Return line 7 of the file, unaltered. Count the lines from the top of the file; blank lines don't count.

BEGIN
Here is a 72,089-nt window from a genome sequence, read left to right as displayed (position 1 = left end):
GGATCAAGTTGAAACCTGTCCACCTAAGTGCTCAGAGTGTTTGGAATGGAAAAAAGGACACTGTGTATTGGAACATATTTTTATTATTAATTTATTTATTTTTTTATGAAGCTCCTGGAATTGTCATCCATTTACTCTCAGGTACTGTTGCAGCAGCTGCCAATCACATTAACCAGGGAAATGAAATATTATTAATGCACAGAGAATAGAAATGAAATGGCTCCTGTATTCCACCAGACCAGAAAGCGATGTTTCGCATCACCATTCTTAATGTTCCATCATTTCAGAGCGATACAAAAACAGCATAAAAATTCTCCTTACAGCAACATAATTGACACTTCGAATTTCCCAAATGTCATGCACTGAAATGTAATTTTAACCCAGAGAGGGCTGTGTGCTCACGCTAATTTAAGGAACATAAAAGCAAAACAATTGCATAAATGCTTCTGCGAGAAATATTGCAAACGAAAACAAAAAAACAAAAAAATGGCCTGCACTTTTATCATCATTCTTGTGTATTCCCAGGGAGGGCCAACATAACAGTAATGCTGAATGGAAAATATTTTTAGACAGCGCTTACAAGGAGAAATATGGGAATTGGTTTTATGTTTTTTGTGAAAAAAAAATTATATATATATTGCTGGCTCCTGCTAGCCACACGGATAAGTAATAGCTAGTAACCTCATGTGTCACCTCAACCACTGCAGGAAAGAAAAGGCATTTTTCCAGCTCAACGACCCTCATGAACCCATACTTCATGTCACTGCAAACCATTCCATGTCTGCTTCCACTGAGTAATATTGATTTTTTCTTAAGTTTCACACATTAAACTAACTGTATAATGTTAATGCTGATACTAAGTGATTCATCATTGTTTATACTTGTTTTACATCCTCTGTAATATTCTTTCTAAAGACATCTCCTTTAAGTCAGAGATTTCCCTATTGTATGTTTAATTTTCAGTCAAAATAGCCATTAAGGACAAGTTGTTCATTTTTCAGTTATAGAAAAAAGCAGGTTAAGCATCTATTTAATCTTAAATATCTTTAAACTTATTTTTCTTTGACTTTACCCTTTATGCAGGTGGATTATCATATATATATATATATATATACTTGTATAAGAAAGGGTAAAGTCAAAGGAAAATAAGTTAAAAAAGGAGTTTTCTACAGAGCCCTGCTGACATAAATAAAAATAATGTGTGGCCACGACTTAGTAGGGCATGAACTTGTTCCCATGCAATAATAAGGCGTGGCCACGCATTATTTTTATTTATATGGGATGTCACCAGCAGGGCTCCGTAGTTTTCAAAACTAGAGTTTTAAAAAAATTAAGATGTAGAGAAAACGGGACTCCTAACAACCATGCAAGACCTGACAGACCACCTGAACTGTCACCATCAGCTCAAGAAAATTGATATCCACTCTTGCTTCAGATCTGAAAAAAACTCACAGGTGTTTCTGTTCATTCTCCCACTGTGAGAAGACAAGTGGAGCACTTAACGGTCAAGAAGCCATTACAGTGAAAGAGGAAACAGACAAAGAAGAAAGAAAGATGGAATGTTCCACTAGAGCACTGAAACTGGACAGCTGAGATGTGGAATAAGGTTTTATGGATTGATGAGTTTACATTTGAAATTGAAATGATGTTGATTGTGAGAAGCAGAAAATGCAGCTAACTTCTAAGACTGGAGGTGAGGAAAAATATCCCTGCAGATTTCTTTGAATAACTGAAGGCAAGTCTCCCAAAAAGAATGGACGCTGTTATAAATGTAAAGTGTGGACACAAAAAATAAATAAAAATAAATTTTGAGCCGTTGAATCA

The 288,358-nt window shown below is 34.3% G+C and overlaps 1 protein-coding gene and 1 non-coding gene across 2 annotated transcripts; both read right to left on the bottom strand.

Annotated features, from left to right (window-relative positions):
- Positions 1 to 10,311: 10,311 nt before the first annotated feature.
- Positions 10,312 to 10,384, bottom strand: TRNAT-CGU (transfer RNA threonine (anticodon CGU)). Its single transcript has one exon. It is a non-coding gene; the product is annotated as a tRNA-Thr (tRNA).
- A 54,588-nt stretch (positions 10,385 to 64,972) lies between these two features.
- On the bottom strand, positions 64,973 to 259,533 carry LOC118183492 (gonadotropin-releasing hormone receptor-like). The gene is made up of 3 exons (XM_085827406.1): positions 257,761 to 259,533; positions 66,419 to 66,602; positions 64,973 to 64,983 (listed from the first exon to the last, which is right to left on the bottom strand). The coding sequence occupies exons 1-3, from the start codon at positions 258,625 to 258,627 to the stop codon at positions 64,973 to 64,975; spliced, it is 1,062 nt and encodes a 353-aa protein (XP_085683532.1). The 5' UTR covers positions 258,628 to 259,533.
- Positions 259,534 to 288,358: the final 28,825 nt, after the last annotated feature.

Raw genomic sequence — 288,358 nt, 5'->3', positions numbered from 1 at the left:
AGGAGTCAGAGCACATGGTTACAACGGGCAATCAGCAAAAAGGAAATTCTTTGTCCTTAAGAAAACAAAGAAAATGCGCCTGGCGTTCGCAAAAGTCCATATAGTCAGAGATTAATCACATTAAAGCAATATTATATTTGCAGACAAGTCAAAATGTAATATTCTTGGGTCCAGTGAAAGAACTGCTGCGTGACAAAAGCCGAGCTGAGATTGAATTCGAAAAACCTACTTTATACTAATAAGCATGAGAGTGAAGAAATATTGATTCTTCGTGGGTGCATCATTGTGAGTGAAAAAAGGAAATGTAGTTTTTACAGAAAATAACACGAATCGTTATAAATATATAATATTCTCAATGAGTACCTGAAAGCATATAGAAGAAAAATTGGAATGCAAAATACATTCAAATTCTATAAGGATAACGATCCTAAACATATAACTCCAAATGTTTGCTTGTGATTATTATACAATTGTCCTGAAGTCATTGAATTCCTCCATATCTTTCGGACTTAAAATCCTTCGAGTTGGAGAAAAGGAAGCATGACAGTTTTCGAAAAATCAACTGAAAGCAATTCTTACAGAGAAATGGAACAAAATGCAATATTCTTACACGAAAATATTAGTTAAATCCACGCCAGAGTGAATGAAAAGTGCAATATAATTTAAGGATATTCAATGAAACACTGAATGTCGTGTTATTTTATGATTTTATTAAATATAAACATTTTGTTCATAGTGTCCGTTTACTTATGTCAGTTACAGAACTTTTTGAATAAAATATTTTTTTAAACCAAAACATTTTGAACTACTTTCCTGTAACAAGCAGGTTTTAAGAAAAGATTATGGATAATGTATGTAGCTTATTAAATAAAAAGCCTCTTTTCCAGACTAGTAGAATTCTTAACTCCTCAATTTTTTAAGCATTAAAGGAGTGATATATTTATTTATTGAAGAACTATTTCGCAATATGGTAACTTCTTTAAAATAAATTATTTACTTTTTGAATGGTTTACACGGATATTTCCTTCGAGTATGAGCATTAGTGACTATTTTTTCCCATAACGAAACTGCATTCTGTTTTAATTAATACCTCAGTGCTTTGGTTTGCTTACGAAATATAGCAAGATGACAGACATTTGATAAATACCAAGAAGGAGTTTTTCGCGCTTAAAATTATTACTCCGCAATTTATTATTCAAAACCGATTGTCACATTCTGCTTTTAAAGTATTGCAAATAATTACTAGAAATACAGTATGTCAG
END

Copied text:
- A 54,588-nt stretch (positions 10,385 to 64,972) lies between these two features.